In 2011, while playing for Olney Rangers at the prestigious Dallas Cup, he was seen by an Arsenal scout and attended try outs. He first joined the Gunners’ academy and then eventually made his senior team debut in January 2014.
Zelalem also played for Germany from the U-15 age group through the U-17s, but dreamed of a chance to play for the USA. After obtaining his citizenship late in 2014, he was granted a one-time switch from FIFA in mid-May and was added to the U-20 World Cup roster.
“I’ve always wanted to represent the USA,” Zelalem said. “I feel more American than I feel German, so it was a no-brainer for me on which country to chose. Ever since I left the U.S. to go play in England, I’ve wanted to play for the U.S.”
Zelalem is now getting his chance. And like all his teammates, he has bigger dreams.
“I want to make the most of this World Cup,” he said. “And I want to keep going to make it to the first team.”
Not lost on him is the chance to be with fellow American players his age again.
“It’s been great, all the guys are great,” he said of his first week in camp. “They’re all down-to-earth guys. We’re all together here, and there isn’t one player who thinks he’s better than the other. I really like that about this group, and I’m really happy to be here.”
U-20 MNT midfielder Gedion Zelalem is interviewed by the media before practice.
From Campus to the World Stage
Thomas Olsen is one of two college players on the roster. However, unlike Jeff Caldwell, his USA teammate from the University of Virginia, Olsen had never been part of a USA camp before March.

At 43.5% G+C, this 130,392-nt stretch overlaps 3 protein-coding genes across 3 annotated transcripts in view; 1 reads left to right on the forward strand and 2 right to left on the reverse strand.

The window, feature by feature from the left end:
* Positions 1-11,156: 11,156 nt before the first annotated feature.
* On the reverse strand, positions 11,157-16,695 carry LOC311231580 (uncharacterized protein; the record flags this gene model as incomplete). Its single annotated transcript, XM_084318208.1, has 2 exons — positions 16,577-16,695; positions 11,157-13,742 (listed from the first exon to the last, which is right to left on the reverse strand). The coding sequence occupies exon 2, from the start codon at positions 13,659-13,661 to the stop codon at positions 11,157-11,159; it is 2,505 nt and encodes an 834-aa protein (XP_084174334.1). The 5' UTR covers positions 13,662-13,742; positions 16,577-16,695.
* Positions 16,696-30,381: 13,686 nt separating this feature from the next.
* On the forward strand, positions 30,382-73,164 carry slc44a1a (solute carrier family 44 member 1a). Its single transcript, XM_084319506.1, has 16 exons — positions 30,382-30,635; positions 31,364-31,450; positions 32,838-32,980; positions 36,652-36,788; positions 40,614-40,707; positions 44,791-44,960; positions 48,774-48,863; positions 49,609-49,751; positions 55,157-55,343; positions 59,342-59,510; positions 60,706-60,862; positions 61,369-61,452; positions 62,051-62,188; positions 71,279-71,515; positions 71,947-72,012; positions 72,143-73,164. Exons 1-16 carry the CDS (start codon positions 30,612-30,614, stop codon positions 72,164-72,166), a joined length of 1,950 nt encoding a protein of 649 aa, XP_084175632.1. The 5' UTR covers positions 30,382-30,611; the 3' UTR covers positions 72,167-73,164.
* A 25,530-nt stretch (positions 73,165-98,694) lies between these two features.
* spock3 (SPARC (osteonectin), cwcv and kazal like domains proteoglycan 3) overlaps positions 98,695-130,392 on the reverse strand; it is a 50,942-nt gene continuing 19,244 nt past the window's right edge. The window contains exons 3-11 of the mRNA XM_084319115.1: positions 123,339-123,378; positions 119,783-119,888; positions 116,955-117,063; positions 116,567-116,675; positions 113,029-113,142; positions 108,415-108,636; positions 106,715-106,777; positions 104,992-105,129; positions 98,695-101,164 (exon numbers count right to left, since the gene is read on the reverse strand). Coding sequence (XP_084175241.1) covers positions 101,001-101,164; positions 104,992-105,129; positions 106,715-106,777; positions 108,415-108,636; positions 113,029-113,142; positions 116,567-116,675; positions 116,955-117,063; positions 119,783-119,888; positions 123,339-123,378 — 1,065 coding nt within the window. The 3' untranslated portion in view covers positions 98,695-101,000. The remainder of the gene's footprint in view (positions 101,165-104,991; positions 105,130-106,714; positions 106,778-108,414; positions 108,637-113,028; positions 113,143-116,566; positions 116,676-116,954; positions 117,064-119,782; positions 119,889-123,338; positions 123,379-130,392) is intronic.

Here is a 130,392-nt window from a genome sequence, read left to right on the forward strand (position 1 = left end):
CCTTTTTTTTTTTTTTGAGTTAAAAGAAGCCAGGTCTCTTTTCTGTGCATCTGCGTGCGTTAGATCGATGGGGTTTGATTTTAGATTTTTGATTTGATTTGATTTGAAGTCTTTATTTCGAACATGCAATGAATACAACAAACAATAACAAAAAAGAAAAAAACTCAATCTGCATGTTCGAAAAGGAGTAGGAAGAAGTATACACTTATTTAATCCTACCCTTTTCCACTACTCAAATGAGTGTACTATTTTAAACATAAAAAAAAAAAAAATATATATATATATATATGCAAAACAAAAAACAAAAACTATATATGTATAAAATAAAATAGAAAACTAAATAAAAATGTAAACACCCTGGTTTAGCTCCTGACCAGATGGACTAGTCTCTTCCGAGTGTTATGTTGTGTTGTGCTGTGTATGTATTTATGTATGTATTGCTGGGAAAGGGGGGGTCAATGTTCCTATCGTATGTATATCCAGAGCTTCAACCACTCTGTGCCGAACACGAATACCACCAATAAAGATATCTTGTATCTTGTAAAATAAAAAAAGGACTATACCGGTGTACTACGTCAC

Caldwell was on the U.S. U-17 MNT at the 2013 CONCACAF U-17 Championship, and was part of several other camps in different age levels.
Olsen, who was named the 2014 WCC Freshman of the Year at the University of San Diego, earned his first USA invite for the camp in England.
“You’re shocked initially to see that you’ve reach that level,” Olsen said. “You see the names and see they are pros, and you’re in college. And the first thing I thought was, ‘awesome, now let’s see if I can play with these guys.’”
Olsen backed up Caldwell in the match against England’s U-21s on March 30. But in the back of his head, he thought he had a good camp and kept a sliver of hope that maybe he could make the U-20 World Cup roster.
When the initial squad was announced on May 7, the three goalkeepers were Zack Steffen, Caldwell, and Ethan Horvath. However, almost immediately, Olsen received a call from U-20 goalkeeper coach Russell Payne telling him to come to camp in Carson, California, the following week.
Olsen showed up at StubHub Center when camp broke on May 11 and learned the situation. There was a chance that Horvath wouldn’t be released by his club in Norway. He returned to San Diego to take two more finals on Wednesday, and it was then when he was officially informed that he would be added to the roster in place of Horvath.
“Being a competitor, no matter on what team, you want to be the one,” Olsen said. “Obviously, on this team I have to take a step back and realize that I’m blessed to be here. For me this is more of a learning experience, taking on what coach Payne says, and getting to train with all of these guys. And how I can contribute is by being a leader, by pushing people at training – especially Zack (Steffen) and Jeff – and by being ready if my number is called.”
U-20 MNT's Thomas Olsen stands with goalkeeper coach Russell Payne in Australia.
The U.S. Under-23 Men’s National Team will continue its run at the 2015 Toulon Tournament with a match against the Netherlands on Friday, May 29 (11 a.m. ET, BeIN Sport).
The U-23’s are coming off of a 3-1 opening-game loss to host-France. The U.S. battled in the second half and Jordan Morris scored his third goal of 2015 with the U-23’s, but the team could not overcome the 3-0 first-half deficit.
Netherlands opened with a 3-2 win over Costa Rica behind a pair of goals from Rai Vloe and a score from Anwar El Ghazi. The Dutch and Costa Rica sides played in Stadeo Le Lagrange, just before the U.S. kicked off against France.